To the Telegram:
As I was watching the latest senatorial debate between Tammy Baldwin and Tommy Thompson, an elusive image kept coming to mind until I finally nailed it — Foghorn Leghorn. Thompson’s arrogant, self-important way of speaking triggered this cartoon memory of the past.
One of his first goals, if he became senator, he said was to eliminate those pesky Environmental Protection Agency regulations that slow businesses down by insisting on language to prevent water pollution and protect public health. I wish the CEO’s and Thompson lived downstream and drank the well water, but you know that will never happen. By the way, the big oil pipeline will not create hundreds of thousands of jobs, and, that oil isn’t even meant for U.S. consumption. It’s to sell to other countries.
The next point he kept reiterating, ad nauseum, was what he did during his terms as governor, first elected a quarter-century ago. “When I was governor,” he lectured, “I reduced taxes 91 times.” Yeah, he raided the Wisconsin pension fund and eventually, the Wisconsin Supreme Court made him put the money back, and left the state with a $2 billion deficit. To complete the picture, all he needed was a stogie, and a few moneybags at his feet, reminiscent of Rancid W. Veeblefester, from the “Born Loser” comic strip.
The part of the debate I found most interesting was when Baldwin brought up the fact that Thompson signed the Grover Norquist Pledge. He lied and said he hadn’t. (He did on Oct. 4, 2011.) She kept reiterating that he had, and he talked right over her in that booming, bullying voice and wouldn’t answer the question. (You can find everything I’ve said online.)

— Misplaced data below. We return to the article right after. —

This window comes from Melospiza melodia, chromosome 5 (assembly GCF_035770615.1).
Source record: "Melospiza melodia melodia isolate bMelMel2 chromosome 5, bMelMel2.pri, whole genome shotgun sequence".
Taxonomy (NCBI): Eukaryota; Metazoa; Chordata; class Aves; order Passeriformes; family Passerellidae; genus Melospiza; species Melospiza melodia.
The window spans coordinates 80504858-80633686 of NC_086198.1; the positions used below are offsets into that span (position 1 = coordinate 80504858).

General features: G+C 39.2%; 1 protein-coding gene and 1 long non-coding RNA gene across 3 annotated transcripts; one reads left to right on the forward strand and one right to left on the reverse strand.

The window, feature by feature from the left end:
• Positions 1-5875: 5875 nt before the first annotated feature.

Basically, his argument for his election is the fact that he was governor 25 years ago. He really didn’t mention much about his career as a “strategic adviser” for big health companies, where he made millions.
His questionable moral compass comes to light when he did not use the best choice of words (2007) about Jews in America, and his taped discussion and famous statements to a tea party group (2012) about “doing away” with Medicare and Medicaid.
Lastly, his son made a tactless birther comment about President Obama to an audience of like-minded supporters. He apologized up and down to the media, but it sounded false. (I wonder where his son heard those terms.) When Republicans feel comfortable and let their guard down, you really get to see their prejudices come to light, as evidenced by Mitt Romney sharing his plans (for 47 percent of us) with like-minded millionaires.
Thompson won an award from ALEC (American Legislative Exchange Council) in 1991. (ALEC, basically, runs the Republican Party.) He worked with Scott Walker to pass ALEC’s Truth in Sentencing Bill in the 1990s, its goal to eventually privatize the Wisconsin prison system. Any time you hear the term privatization from a Republican, there’s big bucks for the right people and less bucks for the 99 percent. It took no time at all to find this information.
Now his latest commercial criticizes Baldwin’s patriotism concerning Sept. 11, 2001. I don’t expect the high road from him anymore. He’s abandoned moderate long ago and embraced super right-wing filibustering conservatism.
When you vote early, or go to the polls, please vote for Tammy Baldwin. Thompson may have been “popular” to some in the 1990s, but the thought of him being a senator — well, think Foghorn Leghorn.